Stars: Terence Stamp, Vanessa Redgrave, Gemma Arterton, Christopher Eccleston
Director: Paul Andrew Williams
Genre: Comedy/ Drama/ Musical
Arthur (Terence Stamp) is a cranky old Brit. He's cranky with his wife, Marion, (Vanessa Redgrave) who is in ill health and not long for this world. And he's especially cranky with their son, James, (Christopher Eccleston) a rather hapless sort who needs to be prodded to come and sit with his mother while Arthur tends to other things. Arthur and son don't get on with each other-- they've never really been that close, apparently, but there is no background provided on why that might be.
Marion, in her waning days, is a member of a senior citizen glee club led by Elizabeth, (Gemma Arterton) a perky young woman who thinks it's cute to get them to sing hi-hop and other semi-modern songs like, "Let's Think About Sex" (baybeeee) and have them do the robot. We learn next to nothing about her though, except for the one time when she gets weepy about a broken relationship.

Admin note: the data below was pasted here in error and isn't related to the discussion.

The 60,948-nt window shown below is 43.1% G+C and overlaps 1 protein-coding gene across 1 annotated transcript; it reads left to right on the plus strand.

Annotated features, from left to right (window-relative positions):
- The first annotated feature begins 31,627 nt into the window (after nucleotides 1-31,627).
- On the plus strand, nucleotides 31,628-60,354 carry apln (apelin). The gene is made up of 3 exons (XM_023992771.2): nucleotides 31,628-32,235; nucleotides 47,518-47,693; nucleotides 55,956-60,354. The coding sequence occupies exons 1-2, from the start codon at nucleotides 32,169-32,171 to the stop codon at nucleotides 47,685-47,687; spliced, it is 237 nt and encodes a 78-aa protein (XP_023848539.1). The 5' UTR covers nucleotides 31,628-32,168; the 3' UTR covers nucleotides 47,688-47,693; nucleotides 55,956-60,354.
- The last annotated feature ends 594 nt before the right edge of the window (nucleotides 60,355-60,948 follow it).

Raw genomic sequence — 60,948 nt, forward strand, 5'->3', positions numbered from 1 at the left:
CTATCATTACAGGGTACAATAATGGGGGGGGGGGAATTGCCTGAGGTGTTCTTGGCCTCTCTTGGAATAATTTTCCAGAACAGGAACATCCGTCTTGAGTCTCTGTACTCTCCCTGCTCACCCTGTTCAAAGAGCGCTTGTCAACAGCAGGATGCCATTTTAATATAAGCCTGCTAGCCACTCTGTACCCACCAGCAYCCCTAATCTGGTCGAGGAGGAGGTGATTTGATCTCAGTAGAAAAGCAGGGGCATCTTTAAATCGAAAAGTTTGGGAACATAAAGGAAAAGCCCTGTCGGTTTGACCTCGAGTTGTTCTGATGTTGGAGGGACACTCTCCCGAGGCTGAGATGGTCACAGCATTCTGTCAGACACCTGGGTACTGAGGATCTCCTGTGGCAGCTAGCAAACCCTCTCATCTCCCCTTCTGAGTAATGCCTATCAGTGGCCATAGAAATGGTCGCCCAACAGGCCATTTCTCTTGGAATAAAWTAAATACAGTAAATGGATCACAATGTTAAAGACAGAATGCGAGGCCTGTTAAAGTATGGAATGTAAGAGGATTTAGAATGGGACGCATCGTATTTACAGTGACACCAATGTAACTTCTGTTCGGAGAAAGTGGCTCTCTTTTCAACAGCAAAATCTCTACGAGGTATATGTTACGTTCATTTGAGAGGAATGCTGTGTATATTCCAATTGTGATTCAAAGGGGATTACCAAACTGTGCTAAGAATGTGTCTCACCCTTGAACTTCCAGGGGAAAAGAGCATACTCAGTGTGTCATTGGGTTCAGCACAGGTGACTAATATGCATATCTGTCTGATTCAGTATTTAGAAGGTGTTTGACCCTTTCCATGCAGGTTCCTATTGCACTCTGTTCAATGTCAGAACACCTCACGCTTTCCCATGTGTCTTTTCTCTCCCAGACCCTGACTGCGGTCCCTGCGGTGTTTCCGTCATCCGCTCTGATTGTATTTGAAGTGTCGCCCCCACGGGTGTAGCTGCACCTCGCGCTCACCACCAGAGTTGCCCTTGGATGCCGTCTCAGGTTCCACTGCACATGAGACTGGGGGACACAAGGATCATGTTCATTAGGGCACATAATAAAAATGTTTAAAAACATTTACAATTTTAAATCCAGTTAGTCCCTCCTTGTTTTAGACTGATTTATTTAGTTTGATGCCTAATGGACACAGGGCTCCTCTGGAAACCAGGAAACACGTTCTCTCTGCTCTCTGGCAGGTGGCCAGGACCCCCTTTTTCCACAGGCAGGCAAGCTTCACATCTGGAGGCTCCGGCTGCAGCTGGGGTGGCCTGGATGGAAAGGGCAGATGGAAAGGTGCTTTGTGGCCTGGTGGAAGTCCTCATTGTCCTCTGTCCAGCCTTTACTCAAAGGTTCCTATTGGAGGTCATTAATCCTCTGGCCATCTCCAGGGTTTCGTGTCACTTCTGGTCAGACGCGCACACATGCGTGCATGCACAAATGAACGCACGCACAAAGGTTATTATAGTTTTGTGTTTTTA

The pensioners are all sort of cute in their ineptness, as one and then another gets carted away after pulling or straining something. And while they have lots of on-screen time, they are all just extras, really, because besides Marion, none are even partially developed as characters. And therein we have the main flaw of Unfinished Song--the lack of character development (other than the shining performances of Stamp and Redgrave)--providing and unintended irony to the film's title.
In the beginning, the plot centers around Marion's stiff upper lip in the face of her terminal diagnosis. When she passes on, Unfinished Song becomes Arthur's story--a tale of redemption in how choir director Elizabeth gradually brings him out of his shell to get on with the business of living--getting involved with the choir himself as they prepare for a big competition they've been invited to participate in.
There will be plenty of moist eyes in the theater when the emotionally manipulative Unfinished Song is finished. The most effective films manipulate you, but you don't mind because what they're doing isn't all that obvious and it takes you by surprise--like a marionette performance where you don't notice the strings. In Unfinished Song, however, those strings are clearly visible.
Grade: B --